Houston, we have a problem – Communication breakdowns and how to avoid them. We live in an age of attention deficit disorders, fastfood chains, instant celebrities, disposable napkins/relationships/stars- you name it, and all manner of distractions vying for our time and attention. The hit songwriter always establishes and maintains their audience’s attention. In today’s highspeed modern culture, this is increasingly important, but not so difficult to do.

Talk clearly, distinctly, and directly – This sounds like grandmother’s advice, but never truer than for today’s hit songwriters.

Address your listener with ordinary conversational everyday language and in a friendly tone. Engage them. Make them want to listen to you.
Introduce yourself (the singer’s role), introduce your subject and the theme of your song. You may very well decide to establish the title or chorus – your song name or signature – immediately in the first line. (Rihanna – What’s My Name? – Begins with Chorus)
Try to directly address the BIG FIVE – Who? What? Where? When? and How? Paint a background scene, a canvas or stage on which all the song action and story will take place.
Give detailed descriptions. It may be useful to think in terms of being questioned by detectives, or asked to give evidence in a major trial under cross-examination.
Establish a unique perspective if possible – in other words, your subject matter may be universal in nature, but think of expressing it from another perspective, with a current slant, or new ways of saying it. Be contemporary – NEWs not OLDs.
Be upbeat and positive. Come on! Who wants to go on a first date with a grouch? We are talking about principles and templates for HIT songs here. If you simply insist on being negative in the first line, you should really think about turning this around later in the song to show the singer as a winning role model, someone who can directly face and overcome life’s problems.
Remember, the song is about the LISTENER, not YOU, the songwriter. Sure, when you go on a first date, you will talk about yourself somewhat, and try to present yourself in the best possible light, honestly and authentically – (Very important: no-one likes frauds, especially not in songs). But then- well, wouldn’t you compliment your date? Wouldn’t you ask them questions? Wouldn’t you want to know their history, about their thoughts, experience, and feelings on life? Remember, everyone’s favourite subject and what they know most about is themselves. As a songwriter, get into your audience’s head and write ABOUT them, FOR them, and FROM their perspective.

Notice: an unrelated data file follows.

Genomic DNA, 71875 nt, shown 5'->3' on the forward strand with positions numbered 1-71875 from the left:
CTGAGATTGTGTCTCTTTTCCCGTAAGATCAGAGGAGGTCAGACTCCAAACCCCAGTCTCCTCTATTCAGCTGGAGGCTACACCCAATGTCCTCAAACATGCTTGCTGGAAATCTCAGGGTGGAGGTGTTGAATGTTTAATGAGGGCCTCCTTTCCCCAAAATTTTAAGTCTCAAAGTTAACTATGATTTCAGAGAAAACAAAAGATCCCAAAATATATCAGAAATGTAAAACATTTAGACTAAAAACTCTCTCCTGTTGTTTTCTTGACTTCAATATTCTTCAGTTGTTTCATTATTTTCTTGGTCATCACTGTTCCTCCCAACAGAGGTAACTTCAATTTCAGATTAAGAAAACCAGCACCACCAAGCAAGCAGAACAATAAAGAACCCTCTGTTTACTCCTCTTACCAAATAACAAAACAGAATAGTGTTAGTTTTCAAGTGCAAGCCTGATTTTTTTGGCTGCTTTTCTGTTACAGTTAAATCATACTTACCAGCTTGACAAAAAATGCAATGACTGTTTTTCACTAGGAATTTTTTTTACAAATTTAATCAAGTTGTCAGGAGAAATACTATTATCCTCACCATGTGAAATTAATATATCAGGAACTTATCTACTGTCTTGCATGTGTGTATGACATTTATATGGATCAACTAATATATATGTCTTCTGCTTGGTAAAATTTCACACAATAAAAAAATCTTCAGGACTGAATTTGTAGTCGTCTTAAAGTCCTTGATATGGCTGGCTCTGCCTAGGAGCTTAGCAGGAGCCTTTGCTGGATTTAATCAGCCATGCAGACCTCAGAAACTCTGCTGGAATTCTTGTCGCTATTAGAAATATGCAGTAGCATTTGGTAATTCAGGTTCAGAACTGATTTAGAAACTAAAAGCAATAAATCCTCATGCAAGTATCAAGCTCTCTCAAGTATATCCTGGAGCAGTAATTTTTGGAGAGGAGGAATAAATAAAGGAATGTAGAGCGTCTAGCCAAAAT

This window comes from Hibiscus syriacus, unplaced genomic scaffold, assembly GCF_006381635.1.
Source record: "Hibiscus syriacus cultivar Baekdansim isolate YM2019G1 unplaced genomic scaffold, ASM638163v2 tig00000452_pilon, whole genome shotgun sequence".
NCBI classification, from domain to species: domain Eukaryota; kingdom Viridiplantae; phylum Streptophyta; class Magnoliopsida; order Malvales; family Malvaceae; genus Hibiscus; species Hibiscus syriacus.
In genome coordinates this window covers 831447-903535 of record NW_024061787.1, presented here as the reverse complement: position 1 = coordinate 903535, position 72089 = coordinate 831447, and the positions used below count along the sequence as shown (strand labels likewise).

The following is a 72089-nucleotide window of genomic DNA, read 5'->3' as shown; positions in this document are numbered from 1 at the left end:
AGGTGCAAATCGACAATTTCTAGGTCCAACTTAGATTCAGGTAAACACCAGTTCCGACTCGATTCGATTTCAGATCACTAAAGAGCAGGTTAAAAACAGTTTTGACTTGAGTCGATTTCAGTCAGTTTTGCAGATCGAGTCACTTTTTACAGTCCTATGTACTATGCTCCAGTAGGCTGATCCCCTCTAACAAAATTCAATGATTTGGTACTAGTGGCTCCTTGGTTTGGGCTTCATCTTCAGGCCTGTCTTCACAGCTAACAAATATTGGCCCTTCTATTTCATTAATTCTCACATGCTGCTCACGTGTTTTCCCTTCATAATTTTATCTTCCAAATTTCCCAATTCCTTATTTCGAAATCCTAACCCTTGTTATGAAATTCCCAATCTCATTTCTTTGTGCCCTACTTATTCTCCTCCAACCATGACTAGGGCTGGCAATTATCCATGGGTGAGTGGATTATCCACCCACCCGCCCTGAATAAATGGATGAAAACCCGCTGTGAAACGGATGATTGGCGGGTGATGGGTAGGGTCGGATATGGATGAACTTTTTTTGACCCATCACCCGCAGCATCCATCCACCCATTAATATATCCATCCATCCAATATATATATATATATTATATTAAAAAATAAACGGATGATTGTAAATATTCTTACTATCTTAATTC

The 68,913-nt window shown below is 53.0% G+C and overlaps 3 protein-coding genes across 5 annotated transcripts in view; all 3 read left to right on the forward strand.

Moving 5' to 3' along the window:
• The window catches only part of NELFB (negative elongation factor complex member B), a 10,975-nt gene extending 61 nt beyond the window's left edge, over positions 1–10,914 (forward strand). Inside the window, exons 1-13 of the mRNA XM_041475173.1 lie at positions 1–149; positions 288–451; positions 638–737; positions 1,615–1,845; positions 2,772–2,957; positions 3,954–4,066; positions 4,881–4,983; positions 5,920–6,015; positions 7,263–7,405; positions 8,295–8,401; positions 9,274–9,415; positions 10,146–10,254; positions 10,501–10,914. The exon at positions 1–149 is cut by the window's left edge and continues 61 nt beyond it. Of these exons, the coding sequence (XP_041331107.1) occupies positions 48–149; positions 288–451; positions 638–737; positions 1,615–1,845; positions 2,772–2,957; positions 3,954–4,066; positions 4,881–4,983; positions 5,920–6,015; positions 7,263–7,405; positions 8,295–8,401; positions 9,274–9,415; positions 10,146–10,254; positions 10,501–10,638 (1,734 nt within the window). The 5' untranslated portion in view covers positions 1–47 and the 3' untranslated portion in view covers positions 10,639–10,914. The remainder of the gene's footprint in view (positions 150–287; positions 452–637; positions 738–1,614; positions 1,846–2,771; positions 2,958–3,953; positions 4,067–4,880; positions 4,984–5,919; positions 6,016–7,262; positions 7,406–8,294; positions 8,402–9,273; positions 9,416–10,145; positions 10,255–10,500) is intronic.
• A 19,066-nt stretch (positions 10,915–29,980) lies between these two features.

Don’t confuse your audience. Confuse them, lose them. Stay on subject. Don’t jump around randomly from point to point. Address only one subject, one event, one feeling or emotion, one thought, and talk deeply about this. Knowledge is power only when actioned. Stay focused and on track – If you are focused as a songwriter, your audience will be too whilst listening to your hit songs.
Give your best – All the time. Don’t settle for the first line that pops into your head. Write and rewrite. Is the first line instantly memorable? Is it unique? Does it relate directly to the song title? Would you, as a listener, want to hear the next line? Does it have universal appeal? Is it newsworthy and current?
I wish he would tell you what she is doing to them – Confused yet? Don’t change perspectives or point of view. To echo the lyric line – ‘Please don’t let me be misunderstood.’
Finally, do all of this in the first line, using only single syllable words if possible, and with a maximum of seven words and eleven syllables for the entire line. Impossible? Remember – You, yes! YOU!! You are a hit songwriter, you are heroic, you are writing the soundtrack to people’s lives – In the words of Alice, do five impossible things before breakfast.

Just to prove to you it’s not impossible- I happened upon an on-going survey on the excellent Why Music Matters website yesterday where they asked people to submit their all-time favourite first lines of songs. Quite a coincidence! Anyhow, the results so far are very revealing. Of the first lines I studied, over 90% of them are written from the first person perspective. Remember, this is a list of people’s favourite first lines, so the survey is not restricted necessarily to hit songs. I imagine the percentage may have been even higher if this restriction had been added.

Hit Song Examples – McCartney’s Yesterday – “Yesterday, all my troubles seemed so far away…” (8 words, 13 syllables – but one could argue this is actually two lines of lyrics. First line -1 word, 3 syllables. Second line – 7 words, 10 syllables). Neil Young’s Heart of Gold – ” I want to live, I want to give…” (8 words, 8 syllables – Again, arguably two lines!). From these first lines – wouldn’t we want to know what happens next in these great hit songs from yesteryear? Ok, not convinced?? Let’s get up-to-date! Adele’s Someone Like You – “I heard that you’re settled down…”(6 words, 8 syllables – Excellent example, and also already establishes the “I and Thou” conversation between singer and audience). Finally, for the Doubting Thomas’s among you – Eminem (ft.Rihanna) – Love The Way You Lie – “Just gonna stand there and watch me burn…” (8 words, 9 syllables – the YOU of the listener watching her burn is strongly implied) – Also, song BEGINS with the Chorus, and Eminem’s first line rap – “I can’t tell you what it really is…” (also 8 words, 9 syllables) …. I rest my case.

Write as you speak. K.I.S.S – Keep it simple songwriter!